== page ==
UVA researchers find that hotel guests with colds can leave their germs behind after checkout
CHARLOTTESVILLE, Va., Sept. 29 -- A group of researchers led by a team from the University of Virginia Health System found that adults infected with rhinovirus, the cause of half of all colds, may contaminate many objects used in daily life, leaving an infectious gift for others who follow them. The results of their experiments, conducted in hotel rooms, will be shared at the 46th annual Interscience Conference on Antimicrobial Agents and Chemotherapy, in San Francisco, Calif. on Friday, Sept. 29.
Most are aware that handshaking and other forms of skin to skin contact can result in catching someone else's cold, but many may assume that viruses can't live long on hard surfaces in living environments. Dr. Owen Hendley, professor of pediatrics in the Division of Pediatric Infectious Diseases at the UVa Health System who will present the research, cautions that this assumption may not be completely true.
"To my surprise, in a hotel room occupied overnight by an adult with a cold, everything from television remote controls, telephones, light switches and faucets were contaminated with rhinovirus," said Hendley.
To begin the study, people with colds were recruited to spend 5 hours awake in hotel rooms before going to bed and 2 awake hours in their rooms the next morning. The volunteers had no visitors and were asked to wash their hands only after using the bathroom. At the time of check out, participants were asked to identify objects they had touched. After they left, ten of the touched objects in the subject's room were tested for the presence of rhinovirus. Thirty five percent of the objects had residual virus, demonstrating that people with colds do not have to be present for their germs to linger.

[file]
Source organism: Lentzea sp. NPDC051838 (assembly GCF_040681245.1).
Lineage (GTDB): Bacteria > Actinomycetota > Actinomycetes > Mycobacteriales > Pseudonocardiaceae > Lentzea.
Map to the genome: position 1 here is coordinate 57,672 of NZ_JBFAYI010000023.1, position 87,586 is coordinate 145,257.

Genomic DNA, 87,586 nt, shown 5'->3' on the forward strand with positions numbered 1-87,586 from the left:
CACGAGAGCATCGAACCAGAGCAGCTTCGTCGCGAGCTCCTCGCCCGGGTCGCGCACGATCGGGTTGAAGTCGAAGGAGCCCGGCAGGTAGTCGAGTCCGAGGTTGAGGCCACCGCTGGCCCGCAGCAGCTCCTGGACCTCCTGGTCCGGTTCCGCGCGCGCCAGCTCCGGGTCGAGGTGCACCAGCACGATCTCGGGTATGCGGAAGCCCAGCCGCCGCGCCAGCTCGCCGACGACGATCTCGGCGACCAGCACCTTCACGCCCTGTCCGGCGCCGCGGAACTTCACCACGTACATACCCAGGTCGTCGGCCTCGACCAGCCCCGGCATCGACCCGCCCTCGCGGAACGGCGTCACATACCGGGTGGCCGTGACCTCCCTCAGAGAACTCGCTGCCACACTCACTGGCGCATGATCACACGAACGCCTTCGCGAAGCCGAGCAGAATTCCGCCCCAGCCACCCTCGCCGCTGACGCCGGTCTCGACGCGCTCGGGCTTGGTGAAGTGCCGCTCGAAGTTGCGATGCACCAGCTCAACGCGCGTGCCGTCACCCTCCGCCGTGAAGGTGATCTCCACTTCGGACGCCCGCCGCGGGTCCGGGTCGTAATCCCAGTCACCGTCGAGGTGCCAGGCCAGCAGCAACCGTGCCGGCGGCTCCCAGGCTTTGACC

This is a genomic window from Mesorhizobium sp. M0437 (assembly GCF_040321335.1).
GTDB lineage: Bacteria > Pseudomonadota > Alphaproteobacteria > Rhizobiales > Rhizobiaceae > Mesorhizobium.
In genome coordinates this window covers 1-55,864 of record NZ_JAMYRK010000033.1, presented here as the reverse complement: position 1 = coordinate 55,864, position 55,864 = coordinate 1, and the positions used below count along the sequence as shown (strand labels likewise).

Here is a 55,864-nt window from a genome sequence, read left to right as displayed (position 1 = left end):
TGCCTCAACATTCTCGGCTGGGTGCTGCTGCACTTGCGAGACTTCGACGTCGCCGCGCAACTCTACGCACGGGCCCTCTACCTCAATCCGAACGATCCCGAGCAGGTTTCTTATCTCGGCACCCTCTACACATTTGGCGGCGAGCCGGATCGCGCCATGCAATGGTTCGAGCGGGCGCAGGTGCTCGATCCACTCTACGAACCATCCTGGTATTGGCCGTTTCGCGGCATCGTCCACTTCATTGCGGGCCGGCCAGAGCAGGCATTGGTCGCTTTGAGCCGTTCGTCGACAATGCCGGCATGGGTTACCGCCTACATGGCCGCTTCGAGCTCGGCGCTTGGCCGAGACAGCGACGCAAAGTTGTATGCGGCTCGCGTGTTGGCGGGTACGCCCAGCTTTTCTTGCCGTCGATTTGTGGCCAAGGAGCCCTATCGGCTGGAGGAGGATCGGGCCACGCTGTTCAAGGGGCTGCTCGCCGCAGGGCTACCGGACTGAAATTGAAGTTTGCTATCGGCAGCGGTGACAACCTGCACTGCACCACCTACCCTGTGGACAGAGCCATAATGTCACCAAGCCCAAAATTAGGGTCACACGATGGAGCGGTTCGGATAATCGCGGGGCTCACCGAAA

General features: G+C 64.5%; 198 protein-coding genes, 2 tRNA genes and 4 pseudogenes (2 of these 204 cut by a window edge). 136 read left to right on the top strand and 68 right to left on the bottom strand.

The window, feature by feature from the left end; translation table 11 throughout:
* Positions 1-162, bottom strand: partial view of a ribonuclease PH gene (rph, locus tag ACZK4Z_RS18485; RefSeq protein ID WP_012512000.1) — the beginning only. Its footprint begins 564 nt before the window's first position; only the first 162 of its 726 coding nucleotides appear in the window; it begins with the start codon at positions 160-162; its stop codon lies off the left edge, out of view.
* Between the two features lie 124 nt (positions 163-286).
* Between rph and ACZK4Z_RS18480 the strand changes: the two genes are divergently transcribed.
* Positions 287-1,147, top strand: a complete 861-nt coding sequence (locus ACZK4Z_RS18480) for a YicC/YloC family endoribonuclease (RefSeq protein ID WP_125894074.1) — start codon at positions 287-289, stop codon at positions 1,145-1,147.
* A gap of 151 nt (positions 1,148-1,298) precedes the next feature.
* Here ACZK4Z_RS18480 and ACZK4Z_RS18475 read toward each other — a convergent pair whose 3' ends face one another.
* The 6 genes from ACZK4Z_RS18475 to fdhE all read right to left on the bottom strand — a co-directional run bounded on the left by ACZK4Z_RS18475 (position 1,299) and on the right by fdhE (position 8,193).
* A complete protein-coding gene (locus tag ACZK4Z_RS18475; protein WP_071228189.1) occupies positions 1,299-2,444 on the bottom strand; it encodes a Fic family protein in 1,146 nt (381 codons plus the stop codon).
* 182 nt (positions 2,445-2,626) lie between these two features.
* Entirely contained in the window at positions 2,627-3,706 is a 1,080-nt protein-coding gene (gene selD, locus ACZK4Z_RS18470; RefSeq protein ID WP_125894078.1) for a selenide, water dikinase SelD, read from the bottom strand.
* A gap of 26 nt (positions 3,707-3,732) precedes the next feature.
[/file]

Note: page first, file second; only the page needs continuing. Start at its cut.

In order to infect an individual, germs must reach the eyes or the nose, usually by way of a person's own fingers. So researchers then set out to learn if germs lingering in the environment can make the leap from surfaces to fingers.
In order to test this leap, researchers invited six of the participants to return to the hotel several months later. This time, virus-containing mucus taken at the time of the participants' colds, which had been stored, was used to contaminate two sets of light switches, telephone key pads and telephone handsets in two different rooms. In one room, the mucus was allowed to dry for one hour. In the second room, the mucus dried overnight. The participants were asked to dial phone numbers, hold the handsets and flip on light switches in both rooms. Sixty percent of the contacts with contaminated objects that dried for an hour resulted in rhinovirus transfer to fingertips. Thirty-three percent of contacts with objects that dried overnight resulted in rhinovirus transfer to fingertips.
Reverse transcription-polymerase chain reaction (RT-PCR) was used to detect rhinovirus ribonucleic acid (RNA). The RNA of rhinovirus is surrounded by proteins that help it bind to other cells. Without a host cell, the virus cannot replicate, making it even more surprising that it survived overnight to be detected and transferred.
"While transmission of rhinovirus through dried nasal mucus on surfaces is not efficient, people still should understand that the virus remains available for transfer at least one day," said Hendley. "The next time you stay in a hotel, knowing that rhinovirus may be left from the last guest, you may wonder how meticulous the clean up crew was in their work."
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